• Construction Provisions -- If you are in the midst of building out your space, this is likely to be an even more stressful time for you. Examine your work letter carefully. Determine what deadlines you need to meet and what deadlines your landlord must meet. Look for concepts like “landlord delay”. Some landlord activities may delay the time for your performance. Look to see if force majeure provisions might help you. Check to see if cost-overruns are discussed to see who bears the extra costs caused by delays in construction.
  • Lease Surrender Provisions -- If the end of your lease term is approaching, check the surrender and holdover provisions of your lease. Some of these provisions let landlords sell your property if it is not removed from the premises within a certain period of time. Look to see if you have a force majeure provision that may mitigate your obligation to remove your property by a certain date. Most leases also provide for holdover rent that is higher than normal base rent. While you will still have to pay rent during any holdover, a force majeure provision might excuse you from paying extra holdover rent.

Get Creative

If your lease does not include provisions that help solve your leasing difficulties, get creative and propose solutions to your landlord. Most are willing to listen and some are already trying to figure out how to help you weather this storm.

Suggest a rent holiday, for example, during which you pay no rent. Most landlords would rather have you in business for the long term even if it means forgoing rent in the short term. If you can pay some of your rent, suggest a reduced rental rate rather than a full rent holiday. Or suggest that you pay only your share of operating expenses, rather than the full amount of rent. If your landlord is not willing to forgive rent, suggest that your term be extended for the duration of any rent holiday you receive. This will enable the landlord to recover lost rent at the back end of the lease. You could also suggest that the rent you would have paid during the rent holiday be treated as a loan. It can be amortized and paid in monthly installments over the term of the lease once you are able to commence paying rent again.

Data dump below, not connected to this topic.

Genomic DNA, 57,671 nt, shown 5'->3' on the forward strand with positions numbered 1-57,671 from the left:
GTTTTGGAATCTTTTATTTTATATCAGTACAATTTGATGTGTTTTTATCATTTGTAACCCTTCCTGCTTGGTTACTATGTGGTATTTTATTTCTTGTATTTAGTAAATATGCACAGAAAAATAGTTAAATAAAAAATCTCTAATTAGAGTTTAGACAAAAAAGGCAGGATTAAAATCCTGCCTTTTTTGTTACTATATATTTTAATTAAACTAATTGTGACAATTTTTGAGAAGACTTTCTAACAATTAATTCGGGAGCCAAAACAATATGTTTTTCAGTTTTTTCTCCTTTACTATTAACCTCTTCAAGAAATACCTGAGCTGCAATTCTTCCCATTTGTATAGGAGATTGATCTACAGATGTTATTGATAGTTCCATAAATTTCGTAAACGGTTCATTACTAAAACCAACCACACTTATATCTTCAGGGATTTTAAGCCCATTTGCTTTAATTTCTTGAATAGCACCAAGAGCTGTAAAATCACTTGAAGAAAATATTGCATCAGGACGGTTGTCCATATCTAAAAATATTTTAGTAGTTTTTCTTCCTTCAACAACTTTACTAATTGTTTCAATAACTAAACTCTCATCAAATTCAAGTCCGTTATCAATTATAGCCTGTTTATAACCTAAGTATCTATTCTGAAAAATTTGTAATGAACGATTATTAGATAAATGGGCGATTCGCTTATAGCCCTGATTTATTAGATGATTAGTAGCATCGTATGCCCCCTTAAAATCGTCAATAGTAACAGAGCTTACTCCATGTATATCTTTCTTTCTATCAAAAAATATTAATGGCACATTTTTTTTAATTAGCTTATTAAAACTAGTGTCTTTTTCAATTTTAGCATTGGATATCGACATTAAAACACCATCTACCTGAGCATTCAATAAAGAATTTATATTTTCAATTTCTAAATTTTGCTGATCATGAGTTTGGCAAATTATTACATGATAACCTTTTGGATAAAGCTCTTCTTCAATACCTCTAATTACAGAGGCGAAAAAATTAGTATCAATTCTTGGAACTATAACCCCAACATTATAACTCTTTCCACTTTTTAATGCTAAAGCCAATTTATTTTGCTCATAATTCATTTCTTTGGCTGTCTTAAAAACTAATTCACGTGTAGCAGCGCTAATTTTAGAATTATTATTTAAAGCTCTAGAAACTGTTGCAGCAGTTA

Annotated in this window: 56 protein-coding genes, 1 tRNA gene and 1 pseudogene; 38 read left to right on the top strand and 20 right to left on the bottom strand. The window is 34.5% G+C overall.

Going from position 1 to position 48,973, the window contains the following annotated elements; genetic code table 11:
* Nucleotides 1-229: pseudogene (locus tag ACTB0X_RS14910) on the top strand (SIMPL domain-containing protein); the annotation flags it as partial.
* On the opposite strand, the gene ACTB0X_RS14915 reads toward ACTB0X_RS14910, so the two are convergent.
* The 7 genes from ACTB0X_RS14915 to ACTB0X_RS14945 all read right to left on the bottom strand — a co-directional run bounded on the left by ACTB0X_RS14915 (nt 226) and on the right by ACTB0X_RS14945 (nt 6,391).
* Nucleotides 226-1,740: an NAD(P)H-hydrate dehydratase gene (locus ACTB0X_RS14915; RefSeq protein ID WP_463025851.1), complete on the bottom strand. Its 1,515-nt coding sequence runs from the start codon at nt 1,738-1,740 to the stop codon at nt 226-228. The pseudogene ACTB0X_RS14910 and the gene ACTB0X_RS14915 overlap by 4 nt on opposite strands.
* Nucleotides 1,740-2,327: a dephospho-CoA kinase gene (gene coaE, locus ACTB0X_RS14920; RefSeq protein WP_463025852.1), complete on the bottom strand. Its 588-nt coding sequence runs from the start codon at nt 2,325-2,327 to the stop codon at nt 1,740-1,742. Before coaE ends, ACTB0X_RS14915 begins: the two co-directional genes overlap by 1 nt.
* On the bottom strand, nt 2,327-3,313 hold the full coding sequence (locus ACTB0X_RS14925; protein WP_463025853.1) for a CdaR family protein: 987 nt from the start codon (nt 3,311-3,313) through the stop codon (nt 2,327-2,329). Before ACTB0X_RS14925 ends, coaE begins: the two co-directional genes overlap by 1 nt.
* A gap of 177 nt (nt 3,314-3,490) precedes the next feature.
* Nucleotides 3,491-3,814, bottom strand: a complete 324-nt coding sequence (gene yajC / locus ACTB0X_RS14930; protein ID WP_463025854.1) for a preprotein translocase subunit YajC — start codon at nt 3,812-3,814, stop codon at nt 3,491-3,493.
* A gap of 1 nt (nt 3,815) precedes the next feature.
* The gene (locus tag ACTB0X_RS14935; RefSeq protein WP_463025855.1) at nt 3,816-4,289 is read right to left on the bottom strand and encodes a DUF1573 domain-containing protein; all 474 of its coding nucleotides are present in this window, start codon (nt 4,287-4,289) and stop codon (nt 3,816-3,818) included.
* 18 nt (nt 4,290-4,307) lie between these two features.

If you are a retail tenant, ask for relief from lease covenants requiring you to open for a minimum number of hours or days. If you are in the midst of a tenant improvement build-out, ask for more time and relief from milestone deadlines. If you are having difficulty financing the improvements, discuss a new or increased tenant improvement allowance with your landlord. Most landlords would rather avoid having incomplete construction in their buildings.

If all else fails, you can begin to look at common law doctrines that could help you avoid certain of your lease obligations. California, for example, recognizes the doctrine of “impracticability” which excuses performance when it has become impracticable due to excessive and unreasonable difficulty and expense. Proving impracticability, however, can be difficult and requires a detailed fact-based analysis.

The content of this article is intended to provide a general guide to the subject matter. Specialist advice should be sought about your specific circumstances.